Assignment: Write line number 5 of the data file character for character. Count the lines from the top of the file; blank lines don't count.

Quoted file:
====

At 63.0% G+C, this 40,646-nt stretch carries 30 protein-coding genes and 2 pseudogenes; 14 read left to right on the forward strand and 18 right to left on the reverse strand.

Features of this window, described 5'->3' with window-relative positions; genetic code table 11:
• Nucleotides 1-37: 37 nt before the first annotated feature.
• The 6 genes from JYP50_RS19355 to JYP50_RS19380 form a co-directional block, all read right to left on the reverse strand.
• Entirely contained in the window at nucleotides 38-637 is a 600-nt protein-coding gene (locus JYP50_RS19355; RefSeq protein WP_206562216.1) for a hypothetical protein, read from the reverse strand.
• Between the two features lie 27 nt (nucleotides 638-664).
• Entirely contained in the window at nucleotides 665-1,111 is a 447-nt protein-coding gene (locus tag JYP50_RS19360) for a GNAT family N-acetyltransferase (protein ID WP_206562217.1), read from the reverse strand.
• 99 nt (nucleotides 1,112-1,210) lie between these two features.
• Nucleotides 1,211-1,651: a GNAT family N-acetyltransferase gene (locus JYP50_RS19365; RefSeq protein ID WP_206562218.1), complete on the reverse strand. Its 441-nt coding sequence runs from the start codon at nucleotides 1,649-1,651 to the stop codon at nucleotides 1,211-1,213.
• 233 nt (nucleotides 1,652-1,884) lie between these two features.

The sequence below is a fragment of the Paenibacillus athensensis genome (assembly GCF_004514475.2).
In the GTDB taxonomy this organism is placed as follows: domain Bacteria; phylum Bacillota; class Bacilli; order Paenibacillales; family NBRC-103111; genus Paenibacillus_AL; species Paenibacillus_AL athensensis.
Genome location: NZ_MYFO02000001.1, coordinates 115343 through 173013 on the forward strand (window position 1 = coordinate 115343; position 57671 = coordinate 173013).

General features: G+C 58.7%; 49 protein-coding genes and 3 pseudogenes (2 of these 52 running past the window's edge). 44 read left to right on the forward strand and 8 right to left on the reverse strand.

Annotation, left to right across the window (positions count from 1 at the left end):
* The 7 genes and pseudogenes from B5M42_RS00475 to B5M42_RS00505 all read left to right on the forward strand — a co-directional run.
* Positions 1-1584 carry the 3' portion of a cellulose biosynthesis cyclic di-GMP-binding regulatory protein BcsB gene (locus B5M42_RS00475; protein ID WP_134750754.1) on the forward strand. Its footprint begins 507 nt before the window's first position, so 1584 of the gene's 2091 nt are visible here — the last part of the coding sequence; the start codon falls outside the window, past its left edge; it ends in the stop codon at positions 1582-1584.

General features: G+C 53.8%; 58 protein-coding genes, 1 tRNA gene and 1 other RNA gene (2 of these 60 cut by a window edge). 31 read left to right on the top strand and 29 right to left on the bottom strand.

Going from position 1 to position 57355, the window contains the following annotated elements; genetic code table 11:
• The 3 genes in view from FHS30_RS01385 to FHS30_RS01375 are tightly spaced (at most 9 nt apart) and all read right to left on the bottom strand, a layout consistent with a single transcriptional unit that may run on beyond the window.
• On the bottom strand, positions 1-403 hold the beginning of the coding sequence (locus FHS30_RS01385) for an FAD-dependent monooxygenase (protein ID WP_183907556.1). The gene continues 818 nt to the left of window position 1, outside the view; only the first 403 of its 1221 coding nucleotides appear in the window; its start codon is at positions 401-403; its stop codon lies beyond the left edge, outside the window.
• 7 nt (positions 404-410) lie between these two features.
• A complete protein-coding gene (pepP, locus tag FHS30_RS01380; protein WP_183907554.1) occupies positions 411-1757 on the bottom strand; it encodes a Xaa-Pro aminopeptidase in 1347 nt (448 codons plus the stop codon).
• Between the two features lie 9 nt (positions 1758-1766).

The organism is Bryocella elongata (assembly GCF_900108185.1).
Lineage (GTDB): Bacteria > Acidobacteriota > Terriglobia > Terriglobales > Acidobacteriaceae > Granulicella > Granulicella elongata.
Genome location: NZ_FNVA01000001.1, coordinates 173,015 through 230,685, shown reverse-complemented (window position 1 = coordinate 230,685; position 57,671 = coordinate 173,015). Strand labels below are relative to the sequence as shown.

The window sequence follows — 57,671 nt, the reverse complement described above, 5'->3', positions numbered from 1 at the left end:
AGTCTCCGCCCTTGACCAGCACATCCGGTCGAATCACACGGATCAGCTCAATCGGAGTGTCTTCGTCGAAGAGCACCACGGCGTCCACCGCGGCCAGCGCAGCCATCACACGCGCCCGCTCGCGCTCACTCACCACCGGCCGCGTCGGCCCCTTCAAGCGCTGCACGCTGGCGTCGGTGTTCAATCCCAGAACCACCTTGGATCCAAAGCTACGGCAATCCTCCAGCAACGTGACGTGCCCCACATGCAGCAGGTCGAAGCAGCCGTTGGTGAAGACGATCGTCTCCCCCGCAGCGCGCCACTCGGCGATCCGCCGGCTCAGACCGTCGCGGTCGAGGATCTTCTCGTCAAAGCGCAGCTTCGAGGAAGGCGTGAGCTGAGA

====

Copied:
• Entirely contained in the window at nucleotides 38-637 is a 600-nt protein-coding gene (locus JYP50_RS19355; RefSeq protein WP_206562216.1) for a hypothetical protein, read from the reverse strand.